People v. Jackson, 12 Ill. App. 3d 789 (1973)

June 5, 1973 · Illinois Appellate Court · No. 56229
12 Ill. App. 3d 789

The People of the State of Illinois, Plaintiff-Appellee, v. Walter Jackson, Defendant-Appellant.

(No. 56229;

First District (2nd Division)

June 5, 1973.

*790James J. Doherty, Public Defender, of Chicago, (Darrell M. Fineman and James N. Gramenos, Assistant Public Defenders, of counsel,) for appellant.

Bernard Carey, State’s Attorney, of Chicago, (Elmer C. Kissane, Patrick J. McNally, and Ferdinand Minelli, Assistant State’s Attorneys, of counsel,) for the People.


delivered the opinion of the court:

Defendant, Walter Jackson, was charged with armed robbery.1 In. á trial without a jury, he was convicted and sentenced to. the penitentiary for not less than three nor more than nine years. On appeal defendant contends that he was denied due process of law in that the identification procedure was suggestive.

On the motion to suppress the identification evidence, the arresting *791officer testified that on January 26, 1971, he received information from an assistant State’s Attorney that defendant might be a suspect in the robbery that occurred on May 11, 1970. He went to the victim’s store, the Rodriguez Grocery, with seven or eight photographs, one of which was of defendant. Ernest Rodriguez, the store owner, picked out defendant’s photograph. The photographs were then shown to Victor Rodriguez who also picked defendant’s photograph. The officer testified that all the photographs were of the same type — each was black and white and contained a front and profile view of each man.2 The officer neither retained the photographs used nor did he retain a record of the names of the men in the other photographs. He testified that he did not indicate to Rodriguez brothers which photograph depicted defendant.

Immediately upon identification of defendant’s photograph, the officer and his partner arrested defendant at his home. Defendant’s contention that the victims were with the police when defendant was arrested at his home is not supported by the record. After the arrest, two officers who were stationed at the rear of defendant’s home were sent to the Rodriguez store to request Ernest to immediately view a lineup at the police station. The lineup consisted of five men and defendant; none of the other men in the lineup appeared in the photographs shown to Ernest. The officer testified that Ernest was not shown a photograph of defendant prior to the lineup, and that nothing was said by Ernest or himself during the lineup. A photograph of the lineup was introduced.

Ernest Rodriguez also testified that on January 26, 1971, he was shown seven or eight photographs. He stated that the photographs were the same size and color, and that he looked only at the front of the photographs. All the photographs were of young, male Negroes. He testified that prior to the lineup no one told him that defendant would be one of the participants, and that he did not see defendant’s photograph at the police station. The motion to suppress the identification evidence was then denied.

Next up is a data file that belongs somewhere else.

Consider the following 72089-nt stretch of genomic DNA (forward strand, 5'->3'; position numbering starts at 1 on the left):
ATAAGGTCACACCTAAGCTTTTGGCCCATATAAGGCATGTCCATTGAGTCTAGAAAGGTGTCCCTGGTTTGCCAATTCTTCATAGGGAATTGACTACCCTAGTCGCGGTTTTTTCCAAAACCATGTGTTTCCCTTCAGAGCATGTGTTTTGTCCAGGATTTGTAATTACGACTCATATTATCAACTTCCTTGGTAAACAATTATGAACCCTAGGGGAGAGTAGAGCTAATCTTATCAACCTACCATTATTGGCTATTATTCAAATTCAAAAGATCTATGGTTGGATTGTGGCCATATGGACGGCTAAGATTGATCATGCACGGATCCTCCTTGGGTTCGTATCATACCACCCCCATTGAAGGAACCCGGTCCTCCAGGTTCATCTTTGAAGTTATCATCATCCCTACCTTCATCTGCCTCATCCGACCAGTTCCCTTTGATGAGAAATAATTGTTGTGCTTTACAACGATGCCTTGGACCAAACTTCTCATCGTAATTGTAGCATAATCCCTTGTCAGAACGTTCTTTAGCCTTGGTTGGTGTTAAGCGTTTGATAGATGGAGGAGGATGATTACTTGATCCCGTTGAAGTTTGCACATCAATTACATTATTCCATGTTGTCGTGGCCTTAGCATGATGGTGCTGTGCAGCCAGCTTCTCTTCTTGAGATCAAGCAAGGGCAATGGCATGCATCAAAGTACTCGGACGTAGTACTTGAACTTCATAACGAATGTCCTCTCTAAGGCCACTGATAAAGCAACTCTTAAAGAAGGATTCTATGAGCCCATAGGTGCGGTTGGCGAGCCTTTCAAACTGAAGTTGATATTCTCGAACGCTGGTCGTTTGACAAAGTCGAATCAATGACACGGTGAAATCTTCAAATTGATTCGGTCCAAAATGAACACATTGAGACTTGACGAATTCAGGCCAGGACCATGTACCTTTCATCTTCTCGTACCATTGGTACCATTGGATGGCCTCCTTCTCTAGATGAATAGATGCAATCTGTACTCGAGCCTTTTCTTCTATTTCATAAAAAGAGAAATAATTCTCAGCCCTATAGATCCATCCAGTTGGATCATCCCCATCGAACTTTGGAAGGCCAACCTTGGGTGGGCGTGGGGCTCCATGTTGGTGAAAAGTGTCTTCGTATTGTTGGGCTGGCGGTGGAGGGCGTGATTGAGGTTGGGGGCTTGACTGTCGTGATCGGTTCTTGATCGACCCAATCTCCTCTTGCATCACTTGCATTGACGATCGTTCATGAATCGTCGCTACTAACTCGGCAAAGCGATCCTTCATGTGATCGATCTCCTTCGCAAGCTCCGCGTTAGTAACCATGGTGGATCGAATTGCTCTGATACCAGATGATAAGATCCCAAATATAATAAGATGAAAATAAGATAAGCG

At trial Ernest testified that on May 11, 1970, at approximately 1 P.M., two men entered his grocery store. They remained about 15 minutes without making a purchase. At 6:30 P.M. these two men returned. Ernest testified that, while he was working the cash register, one of the men, the defendant, put a gun in his side and told him to walk to the meat cooler located in the rear of the store. Defendant and Ernest *792walked to the meat cooler where defendant also forced Victor Rodriguez and the stockboy into the meat cooler. The other offender remained at the front of the store. After approximately three minutes, Ernest looked out the cooler door and observed the two men walking out of the store with bank currency bags. The occurrence lasted five minutes. Ernest testified at trial that he picked defendant’s photograph from seven or eight photographs shown to him on January 26, 1971, and that he picked defendant from a lineup two hours after his photograph identification. In addition Ernest made an in-court identification of defendant.

Victor Rodriguez’s testimony corroborated his brother’s account of the robbery. In addition he testified that he looked at the photographs on January 26, 1971, and picked defendant’s photograph. On cross-examination he stated that he did not see which photograph his brother chose, and that he did not view the lineup. Victor also made an in-court identification of defendant as the robber.

The only evidence connecting defendant to the robbery was the pretrial identification testimony and the in-court identifications of defendant by the Rodriguez brothers. On cross-examination Ernest testified that he did not pay attention to whether the offender had a goatee, and that he had short hair and no mustache or long sideburns. Victor stated on cross-examination that the offender had short hair, but he did know if he had a goatee. Victor also stated that he did not get a good chance to look at him, but thought that he had a “clean face.” Both witnesses testified on redirect that they looked at the man’s face. Defendant and defendant’s mother testified that in May 1970 defendant had a mustache, goatee and long sideburns. Defendant denied robbing the store.